SEOUL, March 9 (Korea Bizwire) – South Korean Go player Lee Se-dol admitted to feeling “surprised” after losing the first match of the five-game showdown against computer on Wednesday.
“I didn’t think I’d lose, and I was quite surprised,” Lee told a press conference in Seoul after succumbing to Google’s artificial intelligence (AI) program, AlphaGo.
Lee said two things about AlphaGo surprised him: Its ability to start the game smoothly, and its keymove.
“I thought today’s match was going to be difficult for both of us,” he said. “There was a keymove which humans wouldn’t have thought about making, but I was surprised it actually did it.”
Lee, letting out a resigned laugh, said he made mistakes early on and failed to recover.
The 33-year-old ninth-dan player, who’s been professional for more than two decades, paid “deep respect” to Demis Hassabis, the CEO of Google’s London-based AI company DeepMind, which developed AlphaGo.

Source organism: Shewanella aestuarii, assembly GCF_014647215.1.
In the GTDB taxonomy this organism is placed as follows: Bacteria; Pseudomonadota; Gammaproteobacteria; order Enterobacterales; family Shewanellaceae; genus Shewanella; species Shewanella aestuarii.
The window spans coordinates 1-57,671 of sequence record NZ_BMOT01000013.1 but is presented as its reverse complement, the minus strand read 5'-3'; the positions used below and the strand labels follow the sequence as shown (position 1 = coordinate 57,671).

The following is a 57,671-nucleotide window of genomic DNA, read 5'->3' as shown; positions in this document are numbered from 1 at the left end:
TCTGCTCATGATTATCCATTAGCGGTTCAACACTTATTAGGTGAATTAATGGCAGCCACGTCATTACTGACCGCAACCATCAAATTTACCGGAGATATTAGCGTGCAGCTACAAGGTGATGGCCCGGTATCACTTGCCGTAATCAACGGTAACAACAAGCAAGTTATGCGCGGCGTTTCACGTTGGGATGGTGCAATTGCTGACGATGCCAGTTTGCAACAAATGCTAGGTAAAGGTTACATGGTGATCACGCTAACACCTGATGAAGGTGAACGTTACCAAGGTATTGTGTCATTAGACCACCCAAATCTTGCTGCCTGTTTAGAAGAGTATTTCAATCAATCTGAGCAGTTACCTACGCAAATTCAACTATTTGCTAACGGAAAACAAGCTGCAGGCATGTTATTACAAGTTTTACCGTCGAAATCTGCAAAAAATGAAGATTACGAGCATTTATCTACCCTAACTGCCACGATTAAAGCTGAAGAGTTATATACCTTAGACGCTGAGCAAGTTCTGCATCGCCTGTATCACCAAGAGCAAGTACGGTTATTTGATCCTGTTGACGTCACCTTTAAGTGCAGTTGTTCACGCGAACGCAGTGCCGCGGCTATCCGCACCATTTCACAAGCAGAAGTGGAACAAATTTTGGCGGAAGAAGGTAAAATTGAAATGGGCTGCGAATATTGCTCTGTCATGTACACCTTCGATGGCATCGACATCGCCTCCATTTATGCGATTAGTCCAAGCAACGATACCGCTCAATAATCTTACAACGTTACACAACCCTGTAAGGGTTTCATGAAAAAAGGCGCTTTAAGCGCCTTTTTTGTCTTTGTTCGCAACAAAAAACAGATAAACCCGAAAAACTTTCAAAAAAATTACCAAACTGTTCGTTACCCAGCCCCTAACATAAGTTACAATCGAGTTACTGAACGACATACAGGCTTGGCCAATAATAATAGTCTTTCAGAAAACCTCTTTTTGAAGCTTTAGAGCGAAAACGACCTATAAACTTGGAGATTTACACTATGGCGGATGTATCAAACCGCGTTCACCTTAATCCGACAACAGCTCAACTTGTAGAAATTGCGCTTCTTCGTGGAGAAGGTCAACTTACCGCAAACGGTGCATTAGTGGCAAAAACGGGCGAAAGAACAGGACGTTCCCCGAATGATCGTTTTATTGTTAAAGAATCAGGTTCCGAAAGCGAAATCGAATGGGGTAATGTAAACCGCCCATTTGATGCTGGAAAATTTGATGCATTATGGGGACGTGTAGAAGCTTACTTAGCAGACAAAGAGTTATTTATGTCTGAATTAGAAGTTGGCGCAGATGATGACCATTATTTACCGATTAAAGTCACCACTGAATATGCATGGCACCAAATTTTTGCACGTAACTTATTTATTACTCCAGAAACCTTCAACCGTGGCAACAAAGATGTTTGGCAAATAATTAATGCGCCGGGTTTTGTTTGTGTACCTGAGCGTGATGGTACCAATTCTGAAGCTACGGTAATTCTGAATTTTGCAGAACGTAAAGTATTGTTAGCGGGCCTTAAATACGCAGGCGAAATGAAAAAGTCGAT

“Of course, we are very pleased on AlphaGo’s performance,” Hassabis said. “Before we came into this match, we thought anything is possible, and that’s still on.”
David Silver, the team leader of the reinforcement learning research at Google DeepMind, said he expects that the match against Lee will further push the self-learning program.
“This is very historical moment,” he said. “He really pushed AlphaGo to its limit.”
Fellow professional Go players were also shocked like Lee. They said AlphaGo did made mistakes, but its playing style was still challenging.
“It didn’t play like a human,” said Kim Seong-ryong, a ninth-dan Go player who commentated the match. “It’s really interesting that AlphaGo throughout the game keeps its cool even if it makes mistakes.”
Lee will get his crack at a victory Thursday. He and AlphaGo will go head-to-head on Saturday, Sunday and finally next Tuesday.’